MONTICELLO, Ark. — On April 27, the University of Arkansas at Monticello (UAM) held a public presentation in the UAM Fine Arts Center to share the results of a recently conducted UAM economic impact study.
Dr. Matthew Pelkki, professor of Forestry and George H. Clippert Chair of Forestry at UAM, presented the findings of the study, which he conducted with assistance from Dr. Nana Tian, assistant professor of Natural Resources Economics/Policy at UAM, and Dr. Marsha Clayton, dean of the School of Business at UAM. The analysis utilized database software available through the Arkansas Center for Forest Business.
The study measured the economic impact of UAM at regional and statewide levels. Findings included that in the 14-county region of Southeast Arkansas, UAM supported 1,296 jobs and $292,641,512 annually in economic activity, and at the statewide level, UAM supported 3,519 jobs and $925,014,362 annually in economic activity.
During his presentation, Dr. Pelkki stated, “UAM alumni and those who have attended UAM bring in nearly $550 million of annual added income statewide because they’ve earned a degree here or they’ve had education here, and that’s enabled them to be better earners from the time they graduate to the time they retire.”
Using data from the Bureau of Labor Statistics, the study measured additional income earned by people as a result of attending UAM as compared to peers who earned a high school degree and did not attend college. UAM students who attended UAM, but did not earn a degree, on average, earned $4,680 more per year than peers with only a high school degree. UAM graduates who received two-year degrees averaged $8,008 more earned per year; UAM graduates who received four-year degrees averaged $27,300 more earned per year; and UAM graduates who received graduate degrees averaged $39,780 more earned per year.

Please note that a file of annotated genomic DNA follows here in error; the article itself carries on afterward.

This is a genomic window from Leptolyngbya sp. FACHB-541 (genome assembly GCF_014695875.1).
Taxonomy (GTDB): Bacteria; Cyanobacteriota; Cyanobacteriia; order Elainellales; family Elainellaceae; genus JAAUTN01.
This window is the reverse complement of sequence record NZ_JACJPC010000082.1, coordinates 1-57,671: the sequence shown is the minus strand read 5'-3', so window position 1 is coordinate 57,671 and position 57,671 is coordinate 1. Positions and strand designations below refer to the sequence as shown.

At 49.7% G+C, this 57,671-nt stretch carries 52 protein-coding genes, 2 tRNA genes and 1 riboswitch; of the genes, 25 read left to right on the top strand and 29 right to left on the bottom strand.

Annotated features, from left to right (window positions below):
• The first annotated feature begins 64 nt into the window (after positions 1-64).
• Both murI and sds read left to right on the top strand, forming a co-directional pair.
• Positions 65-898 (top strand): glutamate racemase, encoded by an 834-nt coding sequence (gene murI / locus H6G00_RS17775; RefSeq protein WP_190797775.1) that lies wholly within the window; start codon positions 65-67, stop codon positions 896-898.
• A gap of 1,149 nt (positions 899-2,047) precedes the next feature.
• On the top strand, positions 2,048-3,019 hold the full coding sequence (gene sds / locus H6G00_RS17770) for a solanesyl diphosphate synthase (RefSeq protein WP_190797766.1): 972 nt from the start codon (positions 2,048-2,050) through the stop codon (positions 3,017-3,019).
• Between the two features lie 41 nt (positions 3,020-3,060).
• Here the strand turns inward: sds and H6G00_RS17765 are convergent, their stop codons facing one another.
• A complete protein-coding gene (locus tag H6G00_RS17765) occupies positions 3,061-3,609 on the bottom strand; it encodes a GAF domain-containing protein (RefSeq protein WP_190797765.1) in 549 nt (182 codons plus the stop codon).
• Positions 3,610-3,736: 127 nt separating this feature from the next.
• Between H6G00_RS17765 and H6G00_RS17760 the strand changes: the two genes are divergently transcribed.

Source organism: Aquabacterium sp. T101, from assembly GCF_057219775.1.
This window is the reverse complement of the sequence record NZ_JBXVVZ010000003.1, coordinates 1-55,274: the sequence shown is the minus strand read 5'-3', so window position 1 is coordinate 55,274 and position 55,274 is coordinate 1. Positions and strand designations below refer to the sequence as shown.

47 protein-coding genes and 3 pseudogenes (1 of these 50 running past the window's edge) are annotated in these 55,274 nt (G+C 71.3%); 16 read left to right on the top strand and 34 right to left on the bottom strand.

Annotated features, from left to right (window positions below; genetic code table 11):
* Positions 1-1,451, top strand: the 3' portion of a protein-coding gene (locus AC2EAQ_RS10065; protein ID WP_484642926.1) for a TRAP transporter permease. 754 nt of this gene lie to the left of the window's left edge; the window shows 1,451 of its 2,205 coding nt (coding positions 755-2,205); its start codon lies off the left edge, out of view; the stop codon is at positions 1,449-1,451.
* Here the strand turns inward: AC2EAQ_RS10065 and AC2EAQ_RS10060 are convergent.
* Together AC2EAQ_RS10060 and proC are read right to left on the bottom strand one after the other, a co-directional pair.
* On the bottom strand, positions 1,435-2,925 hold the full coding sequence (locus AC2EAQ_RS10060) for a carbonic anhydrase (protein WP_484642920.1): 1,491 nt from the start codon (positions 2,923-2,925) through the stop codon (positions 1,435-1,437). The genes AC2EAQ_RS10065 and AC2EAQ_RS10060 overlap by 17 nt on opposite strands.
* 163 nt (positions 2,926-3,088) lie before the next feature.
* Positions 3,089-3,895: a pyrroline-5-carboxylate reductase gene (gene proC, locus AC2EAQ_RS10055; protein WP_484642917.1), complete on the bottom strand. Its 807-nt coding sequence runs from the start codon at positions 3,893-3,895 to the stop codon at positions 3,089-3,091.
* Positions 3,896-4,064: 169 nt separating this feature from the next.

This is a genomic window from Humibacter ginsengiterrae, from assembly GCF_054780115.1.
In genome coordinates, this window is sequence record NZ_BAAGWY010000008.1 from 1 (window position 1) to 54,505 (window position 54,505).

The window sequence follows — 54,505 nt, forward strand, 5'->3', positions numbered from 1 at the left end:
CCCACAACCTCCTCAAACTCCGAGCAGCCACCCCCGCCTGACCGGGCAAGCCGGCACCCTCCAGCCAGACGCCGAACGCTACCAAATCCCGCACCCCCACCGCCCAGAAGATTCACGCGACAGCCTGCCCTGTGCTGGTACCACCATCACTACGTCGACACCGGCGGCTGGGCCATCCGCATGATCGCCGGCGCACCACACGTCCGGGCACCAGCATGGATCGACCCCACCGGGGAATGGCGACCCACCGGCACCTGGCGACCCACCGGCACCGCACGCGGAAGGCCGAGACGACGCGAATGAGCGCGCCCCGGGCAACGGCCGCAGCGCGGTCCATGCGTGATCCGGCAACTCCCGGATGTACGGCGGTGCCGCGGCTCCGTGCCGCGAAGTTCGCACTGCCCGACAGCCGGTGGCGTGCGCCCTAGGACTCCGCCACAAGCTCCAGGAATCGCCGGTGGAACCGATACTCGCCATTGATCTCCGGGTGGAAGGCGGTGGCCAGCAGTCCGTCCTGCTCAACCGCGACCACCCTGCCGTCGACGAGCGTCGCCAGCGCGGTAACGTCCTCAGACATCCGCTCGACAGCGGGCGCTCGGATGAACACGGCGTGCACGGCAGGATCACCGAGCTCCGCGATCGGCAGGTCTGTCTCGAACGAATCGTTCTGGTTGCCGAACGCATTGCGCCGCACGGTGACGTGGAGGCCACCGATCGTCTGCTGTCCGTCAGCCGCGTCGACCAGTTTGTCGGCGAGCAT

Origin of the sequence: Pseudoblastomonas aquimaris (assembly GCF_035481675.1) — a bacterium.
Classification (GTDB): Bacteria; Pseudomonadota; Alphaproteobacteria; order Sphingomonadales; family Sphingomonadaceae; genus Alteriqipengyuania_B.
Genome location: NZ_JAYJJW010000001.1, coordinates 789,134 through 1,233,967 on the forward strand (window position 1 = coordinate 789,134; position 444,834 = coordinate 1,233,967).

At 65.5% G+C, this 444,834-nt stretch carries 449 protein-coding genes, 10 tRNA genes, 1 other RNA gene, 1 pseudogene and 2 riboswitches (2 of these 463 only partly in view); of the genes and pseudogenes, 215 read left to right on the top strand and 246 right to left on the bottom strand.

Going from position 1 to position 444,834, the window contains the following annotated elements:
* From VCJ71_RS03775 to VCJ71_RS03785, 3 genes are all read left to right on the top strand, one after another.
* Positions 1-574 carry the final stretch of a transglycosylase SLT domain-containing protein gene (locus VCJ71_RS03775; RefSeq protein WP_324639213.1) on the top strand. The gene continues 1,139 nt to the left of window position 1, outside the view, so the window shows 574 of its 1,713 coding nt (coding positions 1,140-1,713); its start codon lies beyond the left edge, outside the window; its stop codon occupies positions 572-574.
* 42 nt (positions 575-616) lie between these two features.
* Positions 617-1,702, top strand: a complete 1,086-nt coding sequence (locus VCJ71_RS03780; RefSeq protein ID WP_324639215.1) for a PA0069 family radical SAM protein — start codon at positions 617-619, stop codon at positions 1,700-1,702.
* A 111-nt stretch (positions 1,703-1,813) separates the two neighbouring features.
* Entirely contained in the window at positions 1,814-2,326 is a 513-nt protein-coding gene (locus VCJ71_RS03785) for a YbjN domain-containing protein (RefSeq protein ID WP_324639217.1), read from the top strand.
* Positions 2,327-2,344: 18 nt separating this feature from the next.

“If someone attends UAM, and they don’t get a degree, but we’ve given them a chance, we’ve let them see what some of the possibilities are for them, that’s still worth $4,000 a year in additional annual income,” Dr. Pelkki explained.
Dr. Peggy Doss, chancellor of UAM, addressed the crowd, stating, “All of you know the importance of the relationship between the University of Arkansas at Monticello and your communities and business and industries in our region. What we realized is that we talk about the economic impact of the university and our students, and all the things that happen because the university is present here, but in the past, we have not had really solid data to use to show that true impact. Now, we have taken advantage of the Arkansas Center for Forest Business and Dr. Pelkki’s expertise to do a true economic impact study.”
“Community and university have a symbiotic relationship. We depend upon each other, and this study so clearly points that out,” Dr. Doss said. “We all need to continue working together, as we have, to make sure that the future for this region is bright. UAM stands ready to do our part.”